• Ayn likes anarcho-capitalism, which advocates for the privatization of all property and that all transactions between people be based upon voluntary exchanges. Remember capitalism is about private property and free markets to help you distinguish it from the other forms of anarchy.


The history of anarchism is probably co-extensive with the history of government. You can trace elements of anarchism in Chinese Taoism and Greek Stoicism. However, anarchism as a coherent movement started in the 19th century until the failed Spanish Revolution in 1939. A major theorist was Proudhon, who was famous for saying, ‘Property is theft.’ During this time, anarchism was closely identified with the working class. Marxism also heavily influenced the movement.

This era of anarchism also involved illegal activity and terrorism, including assassinations of heads of state in France, the United States, Russia, Spain and Greece. Property owners and military officers were also targeted. However, the state gave better than it got against anarchists through imprisonment, torture, execution and mass murders. Anarchists were also subjected to special laws directed specifically towards them.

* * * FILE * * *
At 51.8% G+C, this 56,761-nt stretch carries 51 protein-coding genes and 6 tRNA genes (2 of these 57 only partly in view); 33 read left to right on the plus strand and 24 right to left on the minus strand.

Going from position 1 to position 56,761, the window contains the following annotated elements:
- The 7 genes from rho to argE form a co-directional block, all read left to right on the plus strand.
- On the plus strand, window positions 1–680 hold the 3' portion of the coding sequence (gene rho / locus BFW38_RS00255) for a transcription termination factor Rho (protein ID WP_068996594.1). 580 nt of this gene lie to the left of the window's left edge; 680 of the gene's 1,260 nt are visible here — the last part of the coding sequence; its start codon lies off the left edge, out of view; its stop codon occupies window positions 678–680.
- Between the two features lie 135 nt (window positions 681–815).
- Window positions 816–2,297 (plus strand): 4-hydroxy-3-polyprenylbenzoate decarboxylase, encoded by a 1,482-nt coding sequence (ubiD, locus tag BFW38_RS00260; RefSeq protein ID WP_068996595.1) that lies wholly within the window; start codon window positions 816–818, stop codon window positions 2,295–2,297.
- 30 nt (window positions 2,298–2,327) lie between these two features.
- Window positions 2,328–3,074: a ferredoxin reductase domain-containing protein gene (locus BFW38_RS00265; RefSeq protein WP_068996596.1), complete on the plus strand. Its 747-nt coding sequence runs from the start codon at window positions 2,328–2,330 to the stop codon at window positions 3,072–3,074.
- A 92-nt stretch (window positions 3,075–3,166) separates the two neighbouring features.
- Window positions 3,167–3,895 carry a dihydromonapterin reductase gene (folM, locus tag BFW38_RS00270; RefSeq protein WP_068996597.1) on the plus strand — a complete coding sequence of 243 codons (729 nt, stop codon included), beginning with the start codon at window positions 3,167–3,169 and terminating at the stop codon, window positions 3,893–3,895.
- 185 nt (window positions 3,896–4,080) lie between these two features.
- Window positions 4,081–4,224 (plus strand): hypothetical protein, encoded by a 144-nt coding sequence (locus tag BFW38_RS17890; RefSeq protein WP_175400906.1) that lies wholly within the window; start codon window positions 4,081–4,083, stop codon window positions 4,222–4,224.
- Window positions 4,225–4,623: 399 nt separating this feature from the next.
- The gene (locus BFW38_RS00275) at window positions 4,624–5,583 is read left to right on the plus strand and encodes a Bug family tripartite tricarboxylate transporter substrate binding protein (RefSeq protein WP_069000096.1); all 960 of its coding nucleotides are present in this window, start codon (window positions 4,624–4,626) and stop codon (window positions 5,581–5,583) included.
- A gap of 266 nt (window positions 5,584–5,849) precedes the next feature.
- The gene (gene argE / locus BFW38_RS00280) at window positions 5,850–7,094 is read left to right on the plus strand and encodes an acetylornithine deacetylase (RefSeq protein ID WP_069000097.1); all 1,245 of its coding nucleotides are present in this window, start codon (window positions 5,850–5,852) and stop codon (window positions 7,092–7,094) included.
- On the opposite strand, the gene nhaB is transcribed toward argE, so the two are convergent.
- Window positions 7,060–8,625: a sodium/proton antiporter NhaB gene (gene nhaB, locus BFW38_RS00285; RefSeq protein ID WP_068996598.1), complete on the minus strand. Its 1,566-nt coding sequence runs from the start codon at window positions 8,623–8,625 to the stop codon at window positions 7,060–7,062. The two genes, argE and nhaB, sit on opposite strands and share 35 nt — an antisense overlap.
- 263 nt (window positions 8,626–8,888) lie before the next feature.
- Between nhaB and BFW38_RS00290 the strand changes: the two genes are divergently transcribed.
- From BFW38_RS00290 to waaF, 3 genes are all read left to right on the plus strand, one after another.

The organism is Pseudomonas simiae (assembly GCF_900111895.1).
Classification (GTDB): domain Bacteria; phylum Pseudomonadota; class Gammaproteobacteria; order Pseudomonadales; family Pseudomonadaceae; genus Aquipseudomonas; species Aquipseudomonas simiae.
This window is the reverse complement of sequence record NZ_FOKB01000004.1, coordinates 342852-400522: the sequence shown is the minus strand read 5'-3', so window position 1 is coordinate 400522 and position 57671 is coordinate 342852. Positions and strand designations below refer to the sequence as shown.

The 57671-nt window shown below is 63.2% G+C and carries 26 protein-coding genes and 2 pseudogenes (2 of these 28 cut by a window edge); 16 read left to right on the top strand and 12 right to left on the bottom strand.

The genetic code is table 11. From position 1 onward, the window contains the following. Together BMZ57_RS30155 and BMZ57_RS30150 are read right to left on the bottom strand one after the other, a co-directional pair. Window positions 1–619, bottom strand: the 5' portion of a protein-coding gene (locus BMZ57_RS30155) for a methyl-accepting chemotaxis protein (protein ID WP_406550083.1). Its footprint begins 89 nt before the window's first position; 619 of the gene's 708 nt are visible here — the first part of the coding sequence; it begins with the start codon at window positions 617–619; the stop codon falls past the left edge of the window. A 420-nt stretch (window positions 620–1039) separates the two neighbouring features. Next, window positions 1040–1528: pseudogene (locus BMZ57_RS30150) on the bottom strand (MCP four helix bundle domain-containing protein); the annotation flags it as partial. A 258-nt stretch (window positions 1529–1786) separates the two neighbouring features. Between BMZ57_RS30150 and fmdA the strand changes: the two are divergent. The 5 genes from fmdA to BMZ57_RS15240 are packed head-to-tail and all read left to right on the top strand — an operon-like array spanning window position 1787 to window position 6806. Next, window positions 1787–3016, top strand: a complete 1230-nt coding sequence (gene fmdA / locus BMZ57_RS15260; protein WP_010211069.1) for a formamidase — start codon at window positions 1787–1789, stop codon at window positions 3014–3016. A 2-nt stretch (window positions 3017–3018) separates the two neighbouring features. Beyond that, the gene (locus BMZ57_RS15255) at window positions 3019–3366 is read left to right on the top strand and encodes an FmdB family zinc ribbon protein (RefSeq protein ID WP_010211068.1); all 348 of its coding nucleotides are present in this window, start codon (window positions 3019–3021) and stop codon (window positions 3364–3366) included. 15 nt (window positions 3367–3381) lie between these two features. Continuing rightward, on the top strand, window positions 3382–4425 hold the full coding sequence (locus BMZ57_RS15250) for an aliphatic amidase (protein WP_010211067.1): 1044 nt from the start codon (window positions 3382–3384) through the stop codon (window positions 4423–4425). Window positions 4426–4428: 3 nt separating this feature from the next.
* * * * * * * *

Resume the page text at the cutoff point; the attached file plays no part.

An anarchism revival occurred in the 1960s. While Marxism was still very influential to the movement, the revival was also influenced by environmentalism, feminism and pacifism. The revivalists advocated the abolition of capitalism, patriarchy, or a male-dominated society, and the state. However, the organization of activities typically had no formal hierarchy or leaders and was rather egalitarian with participative decision-making.

Some mark the beginning of the contemporary anarchist movement with the collapse of the Soviet Union. The newest element to the contemporary movement is anti-globalization. These neoanarchists, or contemporary anarchists, acknowledge the need to oppose not only the traditional ‘foes’ of state, war, capitalism, and neoliberalism but also racism, sexism, homosexual discrimination and ageism, with the opposition taking place not only locally but on a global basis.

Lesson Summary

Let’s review what we’ve learned. Anarchism is a diverse set of philosophies that argue individuals should be free to pursue their interests without being coerced in anyway by anyone, especially the government. In fact, anarchism advocates for the elimination of the state and its government.

We can trace the roots of anarchism back to antiquity and Chinese Taoism and Greek Stoicism. The first significant wave of anarchism as an influential movement was in the late 19th to early 20th century and was closely identified with the struggling working class of the Industrial Revolution and Marxism. This period was marked by acts of violence perpetrated both by and against anarchists. The second movement occurred in the 1960s and was influenced not only by Marxism but also environmentalism, feminism and pacifism. The contemporary movement has become pluralistic and global in nature.

There is no one grand unified philosophy of anarchism. Instead, different groups advocate different means to achieve anarchy and a different anarchical environment after it is achieved. Types of anarchism include anarcho-syndicalism, anarcho-individualism, anarcho-primitivism, anarcha-feminism, anarcho-collectivism, anarcho-communism and anarcho-capitialism.